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Global manufacturing growth slows at start of Q3

Staff Writer | August 3, 2018
The rate of global manufacturing expansion slowed again at the start of the third quarter.
Global manufacturing
World   The intermediate goods sector PMI ticked up to a three-month high
At 52.7 in July, down from 53.0 in June, the J.P.Morgan Global Manufacturing PMI – a composite index1 produced by J.P.Morgan and IHS Markit in association with ISM and IFPSM – posted its lowest reading for one year.

The slowdown reflected weaker growth in the consumer and investment goods industries.

PMI readings for these subsectors fell to 13- and ten-month lows respectively, as rates of expansion eased for both production and new orders.

The intermediate goods sector PMI ticked up to a three-month high, with its output and new business components signalling stronger increases compared to June.

The US remained one of the strongest performing national manufacturing sectors in July.

Although the US PMI dipped to a five-month low, it remained at a solid level and comfortably above the global average.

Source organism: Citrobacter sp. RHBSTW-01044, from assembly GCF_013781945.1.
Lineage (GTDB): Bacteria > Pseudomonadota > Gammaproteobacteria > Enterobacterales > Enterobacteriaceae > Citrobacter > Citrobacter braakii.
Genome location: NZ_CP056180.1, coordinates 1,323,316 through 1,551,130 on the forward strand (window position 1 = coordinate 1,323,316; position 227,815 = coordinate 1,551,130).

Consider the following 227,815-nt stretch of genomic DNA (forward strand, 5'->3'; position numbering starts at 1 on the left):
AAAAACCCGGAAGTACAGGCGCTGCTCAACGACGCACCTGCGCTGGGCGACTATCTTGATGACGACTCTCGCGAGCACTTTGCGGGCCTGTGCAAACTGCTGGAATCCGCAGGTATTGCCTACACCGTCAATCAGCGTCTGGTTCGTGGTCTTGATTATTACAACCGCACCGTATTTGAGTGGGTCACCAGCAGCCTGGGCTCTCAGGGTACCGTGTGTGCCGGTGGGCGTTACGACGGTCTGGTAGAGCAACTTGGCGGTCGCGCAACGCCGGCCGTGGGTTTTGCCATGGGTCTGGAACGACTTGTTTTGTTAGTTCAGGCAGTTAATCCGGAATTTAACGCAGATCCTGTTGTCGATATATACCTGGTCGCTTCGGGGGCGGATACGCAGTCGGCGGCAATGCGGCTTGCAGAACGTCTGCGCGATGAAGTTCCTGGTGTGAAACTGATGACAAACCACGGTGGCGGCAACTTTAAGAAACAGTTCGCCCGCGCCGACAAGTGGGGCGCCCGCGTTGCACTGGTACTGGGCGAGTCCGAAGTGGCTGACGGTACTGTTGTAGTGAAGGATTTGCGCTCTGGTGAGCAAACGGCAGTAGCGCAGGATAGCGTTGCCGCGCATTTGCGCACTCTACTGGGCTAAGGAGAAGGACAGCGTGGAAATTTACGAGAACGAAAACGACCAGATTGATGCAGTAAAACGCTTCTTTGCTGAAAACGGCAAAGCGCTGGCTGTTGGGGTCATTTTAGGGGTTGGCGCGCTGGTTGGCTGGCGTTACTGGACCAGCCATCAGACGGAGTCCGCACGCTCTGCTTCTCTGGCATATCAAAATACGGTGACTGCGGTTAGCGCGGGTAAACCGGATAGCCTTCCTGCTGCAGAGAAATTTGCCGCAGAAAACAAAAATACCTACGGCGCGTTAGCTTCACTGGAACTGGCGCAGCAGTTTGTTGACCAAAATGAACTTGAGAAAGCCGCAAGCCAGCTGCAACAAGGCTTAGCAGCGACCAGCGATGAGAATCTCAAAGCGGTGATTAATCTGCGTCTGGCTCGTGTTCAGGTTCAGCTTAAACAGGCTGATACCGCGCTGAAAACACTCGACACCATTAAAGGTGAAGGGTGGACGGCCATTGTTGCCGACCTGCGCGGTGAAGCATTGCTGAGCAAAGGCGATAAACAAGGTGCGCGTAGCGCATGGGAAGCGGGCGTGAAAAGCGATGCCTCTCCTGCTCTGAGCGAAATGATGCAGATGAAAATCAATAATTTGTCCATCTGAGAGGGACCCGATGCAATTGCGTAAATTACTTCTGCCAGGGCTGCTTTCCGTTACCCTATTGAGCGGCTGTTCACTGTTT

The euro area was also a bright spot, achieving a rate of expansion close to that of the US.

That said, the Eurozone PMI is currently much lower than the highs scaled before the turn of the year.

Growth across Asia remained subdued compared to that seen in Europe and the US.

PMI readings for China, Japan, India, South Korea, Indonesia, Malaysia, the Philippines, Myanmar and Thailand were all below the global average.

Among the two largest Asian economies, growth slowed to an eightmonth low in China and 11-month low in Japan.

Global manufacturing production and new orders both continued to increase in July, albeit at the weakest rates since September 2016.

Part of the slowdown in new business growth reflected a subdued picture for international trade flows.

The pace of increase in new export orders eased to near-stagnation and was the weakest during the current twoyear sequence of expansion.

New export business declined in the US, China, France, Russia, Indonesia, Brazil, and Austria.

A solid increase was signalled (on average) for the eurozone manufacturing sector.

Global manufacturing employment increased for the twentythird month running in July.

Among the largest industrial nations, staffing levels were raised in the euro area, the US and Japan, but reduced in China.

Meanwhile, price pressures continued to ease, with rates of inflation slowing for both output charges and input prices.